Feb. 21, 2019 — When Bayli DiVita Dean visits the office of her research mentor, Catherine Flores, Ph.D., to study hematopoietic stem cells and their implications for new immunotherapies for cancer patients, the two women sometimes finish each other’s sentences in rapid-fire conversations. Other times, they sit in quiet concentration, working toward a solution. Though the work is serious, laughs and smiles erupt as the two women reach their “a-ha” moments.
As a student in the UF graduate program in biomedical sciences who conducts challenging immunology and microbiology research, Dean recognizes the value of her relationship with her mentor.
“I’ve been working with Catherine since last January, but it feels like it’s been longer,” she says of her research with Flores, an assistant professor in the Lillian S. Wells Department of Neurosurgery. “She’s amazing at communicating science to the public. It’s very hard to do, and I’m working my way toward that goal. She also explains things to me in ways I understand as a visual learner. And she’s in the lab with me, which is very rare. She’s still passionate about picking up the pipette alongside me.”
Flores, who serves as the principal investigator of the hematopoietic stem cell engineering laboratory within the Preston A. Wells Jr. Center for Brain Tumor Therapy and the UF Brain Tumor Immunotherapy Program, says she’s passionate about educating the next generation of scientists—especially young women entering a male-dominated field like neurosurgery.
“Women have a lot to contribute and shouldn’t have to choose between a family and a profession,” she says. “I’m trying to engender a work-life balance. In graduate school, you learn to manage personal and professional pressures. It’s a pivotal time for these young people, and I’m here to help.”
Both Dean and Flores have long looked forward to Tuesday evening’s 2019 UF College of Medicine Research Poster Session in the Stephen C. O’Connell Center, where Dean presented her poster, “The impact of brain tumors on hematopoietic derived cells,” alongside 531 other posters, 300 of which were created by students. 1,270 UF College of Medicine leadership, faculty, staff members, family members and friends attended the event.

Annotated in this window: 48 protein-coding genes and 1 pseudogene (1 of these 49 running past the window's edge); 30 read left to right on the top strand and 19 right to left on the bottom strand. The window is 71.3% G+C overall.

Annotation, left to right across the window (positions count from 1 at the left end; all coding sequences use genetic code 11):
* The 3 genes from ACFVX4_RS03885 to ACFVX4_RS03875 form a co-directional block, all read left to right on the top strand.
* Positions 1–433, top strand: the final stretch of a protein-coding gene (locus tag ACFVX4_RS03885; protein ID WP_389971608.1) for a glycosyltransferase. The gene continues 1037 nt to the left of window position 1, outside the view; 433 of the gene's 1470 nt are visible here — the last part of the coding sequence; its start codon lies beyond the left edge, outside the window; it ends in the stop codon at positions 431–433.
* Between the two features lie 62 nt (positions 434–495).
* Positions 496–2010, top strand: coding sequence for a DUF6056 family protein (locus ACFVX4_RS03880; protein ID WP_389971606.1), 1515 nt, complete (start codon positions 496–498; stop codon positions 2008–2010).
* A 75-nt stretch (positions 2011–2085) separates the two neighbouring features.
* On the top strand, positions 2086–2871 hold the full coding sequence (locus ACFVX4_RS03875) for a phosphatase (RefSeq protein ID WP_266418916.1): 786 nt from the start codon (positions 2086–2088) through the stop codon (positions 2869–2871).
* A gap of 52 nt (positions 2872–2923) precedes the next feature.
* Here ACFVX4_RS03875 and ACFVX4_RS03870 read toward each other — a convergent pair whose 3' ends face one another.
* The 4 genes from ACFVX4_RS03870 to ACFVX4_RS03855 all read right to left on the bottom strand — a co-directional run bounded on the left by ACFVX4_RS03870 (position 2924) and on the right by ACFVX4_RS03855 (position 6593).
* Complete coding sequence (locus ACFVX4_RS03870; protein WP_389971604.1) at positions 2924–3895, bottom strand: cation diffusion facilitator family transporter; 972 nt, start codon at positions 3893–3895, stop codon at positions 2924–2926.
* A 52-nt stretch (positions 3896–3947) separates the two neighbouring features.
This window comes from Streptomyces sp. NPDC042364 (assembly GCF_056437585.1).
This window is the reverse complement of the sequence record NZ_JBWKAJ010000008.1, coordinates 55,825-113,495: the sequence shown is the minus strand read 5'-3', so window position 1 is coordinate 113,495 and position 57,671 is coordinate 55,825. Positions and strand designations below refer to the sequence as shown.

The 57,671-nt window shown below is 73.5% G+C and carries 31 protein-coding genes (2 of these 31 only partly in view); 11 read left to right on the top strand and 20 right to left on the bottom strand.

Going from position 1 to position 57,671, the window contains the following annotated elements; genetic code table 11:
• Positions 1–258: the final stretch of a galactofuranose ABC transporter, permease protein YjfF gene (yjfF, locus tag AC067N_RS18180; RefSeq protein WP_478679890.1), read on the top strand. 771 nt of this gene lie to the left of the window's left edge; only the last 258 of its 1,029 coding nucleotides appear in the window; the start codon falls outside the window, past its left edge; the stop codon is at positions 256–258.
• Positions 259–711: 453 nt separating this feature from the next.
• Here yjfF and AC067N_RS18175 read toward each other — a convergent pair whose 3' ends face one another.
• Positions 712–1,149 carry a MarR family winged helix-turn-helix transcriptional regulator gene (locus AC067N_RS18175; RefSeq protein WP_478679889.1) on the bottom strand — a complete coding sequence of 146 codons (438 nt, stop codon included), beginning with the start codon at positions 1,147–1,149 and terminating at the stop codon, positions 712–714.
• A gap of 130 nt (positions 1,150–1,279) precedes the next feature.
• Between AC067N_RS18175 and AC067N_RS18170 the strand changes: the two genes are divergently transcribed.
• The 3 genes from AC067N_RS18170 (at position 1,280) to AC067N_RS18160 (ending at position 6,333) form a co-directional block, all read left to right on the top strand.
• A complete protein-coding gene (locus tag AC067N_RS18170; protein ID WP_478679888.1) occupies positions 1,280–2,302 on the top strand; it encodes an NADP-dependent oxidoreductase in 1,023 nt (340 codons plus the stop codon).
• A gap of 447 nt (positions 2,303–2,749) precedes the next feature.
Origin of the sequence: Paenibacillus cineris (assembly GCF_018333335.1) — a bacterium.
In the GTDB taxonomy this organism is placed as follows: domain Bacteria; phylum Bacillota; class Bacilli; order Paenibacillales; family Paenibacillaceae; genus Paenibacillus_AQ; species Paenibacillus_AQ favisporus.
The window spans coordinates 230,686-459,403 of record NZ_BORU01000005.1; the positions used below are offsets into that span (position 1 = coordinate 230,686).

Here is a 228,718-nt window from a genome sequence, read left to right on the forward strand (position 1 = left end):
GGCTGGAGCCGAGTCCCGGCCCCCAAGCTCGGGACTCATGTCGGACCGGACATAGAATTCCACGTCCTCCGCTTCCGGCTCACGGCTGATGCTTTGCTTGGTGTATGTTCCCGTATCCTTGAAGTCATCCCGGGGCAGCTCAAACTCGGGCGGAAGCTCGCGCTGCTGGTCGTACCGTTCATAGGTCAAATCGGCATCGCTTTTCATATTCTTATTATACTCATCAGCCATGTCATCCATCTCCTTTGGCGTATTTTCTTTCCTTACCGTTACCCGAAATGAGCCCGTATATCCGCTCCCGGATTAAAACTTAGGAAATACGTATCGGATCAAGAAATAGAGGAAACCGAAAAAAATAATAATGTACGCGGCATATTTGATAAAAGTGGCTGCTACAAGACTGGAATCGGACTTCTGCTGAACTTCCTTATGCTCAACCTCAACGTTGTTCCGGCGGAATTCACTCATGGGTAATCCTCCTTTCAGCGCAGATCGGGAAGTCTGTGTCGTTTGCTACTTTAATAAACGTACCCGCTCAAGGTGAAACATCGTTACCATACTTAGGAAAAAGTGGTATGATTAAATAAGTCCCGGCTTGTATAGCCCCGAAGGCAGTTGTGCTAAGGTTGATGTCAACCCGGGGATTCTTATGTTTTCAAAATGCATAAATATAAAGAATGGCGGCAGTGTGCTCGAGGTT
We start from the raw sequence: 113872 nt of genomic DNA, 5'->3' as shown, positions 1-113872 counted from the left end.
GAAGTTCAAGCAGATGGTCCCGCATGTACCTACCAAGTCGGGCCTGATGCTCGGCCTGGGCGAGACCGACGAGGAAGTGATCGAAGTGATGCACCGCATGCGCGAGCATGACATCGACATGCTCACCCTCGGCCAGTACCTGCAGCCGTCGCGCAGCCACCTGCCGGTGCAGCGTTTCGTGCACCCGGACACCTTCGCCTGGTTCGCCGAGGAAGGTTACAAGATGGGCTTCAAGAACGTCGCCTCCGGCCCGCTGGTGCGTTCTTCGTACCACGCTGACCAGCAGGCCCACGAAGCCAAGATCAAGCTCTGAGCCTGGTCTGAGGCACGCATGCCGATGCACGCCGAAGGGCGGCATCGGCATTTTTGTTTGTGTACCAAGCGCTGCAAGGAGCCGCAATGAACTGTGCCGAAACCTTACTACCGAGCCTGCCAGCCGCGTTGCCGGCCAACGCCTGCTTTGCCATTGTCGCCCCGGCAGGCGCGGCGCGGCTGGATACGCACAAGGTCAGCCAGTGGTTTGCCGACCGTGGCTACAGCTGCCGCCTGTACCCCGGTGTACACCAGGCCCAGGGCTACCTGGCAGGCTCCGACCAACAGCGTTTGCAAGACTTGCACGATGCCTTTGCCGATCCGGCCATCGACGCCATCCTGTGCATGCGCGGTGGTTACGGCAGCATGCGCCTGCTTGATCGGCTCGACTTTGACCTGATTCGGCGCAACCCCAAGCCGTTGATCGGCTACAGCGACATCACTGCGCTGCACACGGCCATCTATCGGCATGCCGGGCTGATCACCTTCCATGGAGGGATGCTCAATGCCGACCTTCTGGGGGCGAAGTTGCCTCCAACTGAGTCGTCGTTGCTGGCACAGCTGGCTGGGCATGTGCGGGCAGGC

Dean says she enjoys learning about others’ research during the annual session.
“Immunotherapy has exploded over the last few years, and it’s exciting to see how everyone at UF is adopting it,” she says. “I get new ideas from studying others’ work. Sometimes, other researchers have great questions for me that lead to great experiments.”
Flores says the poster session provides an opportunity for cross-discipline inspiration and possibilities for collaboration.
“With research, you’re literally trapped in a room most of the time; Being reminded of what others are doing is very important,” she says.
UF College of Medicine interim dean Joseph A. Tyndall, M.D., M.P.H., likens the annual research poster session to a family gathering.
“This annual opportunity for all of us to be together in a single room to share our knowledge, celebrate our latest research discoveries and find new collaborations has become part of the College of Medicine’s culture,” he says. “This year’s event hosted 532 posters that highlight the exciting momentum of our research mission.”
This year’s session utilized the CrowdCompass mobile app, which helped attendees find their way among the endless rows of posters. This wayfinding technology mirrors the changing landscape of modern research, says Stephen P. Sugrue, Ph.D., acting associate vice president for research at UF Health and senior associate dean for research affairs at the UF College of Medicine.
“Gone is the small cottage industry lab working in isolation,” he says. “It has been replaced by new technologies and innovative collaborative relationships that help us find our way across more ground faster and more efficiently, allowing us to become more interdisciplinary and exert new leverage on bigger and more complex questions.”